- Bitcoin has dropped again on news that Russia has invaded Ukraine
- Gold and oil are the only markets showing strength
- Bitcoin has shown it is still not ready to be considered a safe haven
Bitcoin has joined equity markets in dropping further on the news that Russia has invaded Ukraine, with gold showing its true pedigree as a store of value in troubled times. Already looking heavy after hitting a double top at $45,000, Bitcoin has reacted negatively to news of the Russian invasion and fallen below $35,000 as traditional stock markets retested January’s lows. The price action proves that Bitcoin is still not ready to be seen as a safe haven in times of turmoil.
Bitcoin Follows Other Markets into the Red
We had already warned that Bitcoin was on a dangerous path following its rejection from $45,000, and the news that Russia has invaded Ukraine, potentially pulling other western powers in with it, has acted as the catalyst to drag it further down:
This price action is eerily similar to equity markets which are also testing last month’s lows:
There are two outliers in this scenario, gold and oil, which are both enjoying rallies as is often the case in scenarios such as this. The price action of gold, which has risen 8% this month alone, reaffirms the suggestion that we have joined others in making for some time that Bitcoin is not yet ready to be a safe haven for investors despite its similarities to gold in terms of having no political or geographical allegiances.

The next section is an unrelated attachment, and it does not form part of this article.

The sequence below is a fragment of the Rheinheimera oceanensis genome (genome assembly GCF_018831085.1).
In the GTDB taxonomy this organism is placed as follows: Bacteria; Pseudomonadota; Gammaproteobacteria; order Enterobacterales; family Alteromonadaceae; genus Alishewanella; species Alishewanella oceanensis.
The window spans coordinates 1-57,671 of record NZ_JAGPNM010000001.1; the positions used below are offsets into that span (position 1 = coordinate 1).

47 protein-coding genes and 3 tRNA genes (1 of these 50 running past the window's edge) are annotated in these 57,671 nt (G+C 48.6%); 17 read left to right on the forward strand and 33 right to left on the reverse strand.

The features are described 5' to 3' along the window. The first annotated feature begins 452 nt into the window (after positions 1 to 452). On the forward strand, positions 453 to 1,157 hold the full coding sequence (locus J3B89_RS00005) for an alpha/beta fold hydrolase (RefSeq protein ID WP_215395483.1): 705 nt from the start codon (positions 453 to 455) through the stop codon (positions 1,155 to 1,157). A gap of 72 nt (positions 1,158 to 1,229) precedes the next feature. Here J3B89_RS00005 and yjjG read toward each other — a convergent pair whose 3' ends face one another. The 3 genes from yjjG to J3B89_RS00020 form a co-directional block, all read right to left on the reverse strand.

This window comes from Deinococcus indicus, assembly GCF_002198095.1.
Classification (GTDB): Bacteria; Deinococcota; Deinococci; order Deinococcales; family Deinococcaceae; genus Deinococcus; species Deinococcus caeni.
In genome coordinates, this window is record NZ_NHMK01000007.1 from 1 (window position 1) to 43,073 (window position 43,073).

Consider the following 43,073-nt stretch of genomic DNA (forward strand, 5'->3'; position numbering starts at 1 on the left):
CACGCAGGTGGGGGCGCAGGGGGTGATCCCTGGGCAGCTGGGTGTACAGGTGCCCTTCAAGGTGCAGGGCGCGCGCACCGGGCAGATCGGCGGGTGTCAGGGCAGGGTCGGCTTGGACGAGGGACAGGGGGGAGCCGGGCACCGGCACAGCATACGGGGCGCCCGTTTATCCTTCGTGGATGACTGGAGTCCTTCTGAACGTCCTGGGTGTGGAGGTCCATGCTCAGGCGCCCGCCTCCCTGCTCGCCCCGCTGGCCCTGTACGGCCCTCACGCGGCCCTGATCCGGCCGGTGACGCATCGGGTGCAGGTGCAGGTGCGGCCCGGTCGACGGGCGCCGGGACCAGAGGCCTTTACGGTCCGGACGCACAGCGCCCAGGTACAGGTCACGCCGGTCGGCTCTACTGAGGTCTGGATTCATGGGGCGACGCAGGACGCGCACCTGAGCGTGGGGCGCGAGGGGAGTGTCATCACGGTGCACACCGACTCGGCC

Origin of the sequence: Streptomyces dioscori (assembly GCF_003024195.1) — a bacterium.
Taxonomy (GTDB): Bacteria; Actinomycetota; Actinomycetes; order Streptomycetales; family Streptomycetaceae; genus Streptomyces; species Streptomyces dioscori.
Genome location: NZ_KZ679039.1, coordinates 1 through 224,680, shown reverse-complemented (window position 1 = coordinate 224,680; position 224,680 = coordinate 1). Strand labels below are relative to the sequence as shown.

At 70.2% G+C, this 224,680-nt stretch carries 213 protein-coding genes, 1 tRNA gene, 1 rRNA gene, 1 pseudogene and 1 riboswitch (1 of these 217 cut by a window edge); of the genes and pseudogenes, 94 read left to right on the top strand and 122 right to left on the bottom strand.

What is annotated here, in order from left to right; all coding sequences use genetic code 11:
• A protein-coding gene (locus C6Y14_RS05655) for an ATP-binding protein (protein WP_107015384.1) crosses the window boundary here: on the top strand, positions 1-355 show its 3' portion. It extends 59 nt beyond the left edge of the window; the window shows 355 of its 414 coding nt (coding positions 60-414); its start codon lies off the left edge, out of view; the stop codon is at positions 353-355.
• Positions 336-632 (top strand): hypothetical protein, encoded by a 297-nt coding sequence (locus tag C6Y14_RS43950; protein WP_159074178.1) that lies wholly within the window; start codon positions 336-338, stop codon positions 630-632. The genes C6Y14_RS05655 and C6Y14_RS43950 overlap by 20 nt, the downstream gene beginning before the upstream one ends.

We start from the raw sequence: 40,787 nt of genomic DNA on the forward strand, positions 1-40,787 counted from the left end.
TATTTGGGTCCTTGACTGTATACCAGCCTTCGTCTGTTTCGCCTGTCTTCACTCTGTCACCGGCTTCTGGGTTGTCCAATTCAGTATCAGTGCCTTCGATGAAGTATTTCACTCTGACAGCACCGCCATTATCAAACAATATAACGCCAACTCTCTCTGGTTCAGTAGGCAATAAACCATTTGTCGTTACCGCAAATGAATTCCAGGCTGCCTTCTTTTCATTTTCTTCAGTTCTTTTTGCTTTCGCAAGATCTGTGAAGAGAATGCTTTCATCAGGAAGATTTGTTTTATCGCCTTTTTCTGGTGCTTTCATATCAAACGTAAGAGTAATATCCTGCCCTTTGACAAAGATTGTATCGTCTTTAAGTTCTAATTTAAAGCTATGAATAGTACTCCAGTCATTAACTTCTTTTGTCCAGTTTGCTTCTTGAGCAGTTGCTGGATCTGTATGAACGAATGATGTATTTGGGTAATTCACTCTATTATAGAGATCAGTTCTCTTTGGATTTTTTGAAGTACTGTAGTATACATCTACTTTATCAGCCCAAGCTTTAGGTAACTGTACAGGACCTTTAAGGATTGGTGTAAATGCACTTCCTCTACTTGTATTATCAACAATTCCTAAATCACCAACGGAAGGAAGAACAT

$30,000 Remains Crucial for Bitcoin
As for where Bitcoin goes next, the crucial $30,000 level comes back into play once again. Should Bitcoin return to that level, the first time since July last year, that would represent another lower high and lower low – a sure sign of macro weakness in the market. Returning to this level would represent a 56% drop from the highs in November last year, which is knocking on the door of bear market territory given that 40-50% drops are the typical range we experience in a Bitcoin bull market.
While 56% isn’t a huge deviation from this figure it is nevertheless significant and with the macro outlook looking poor the signs of a longer term correction are starting to stack up.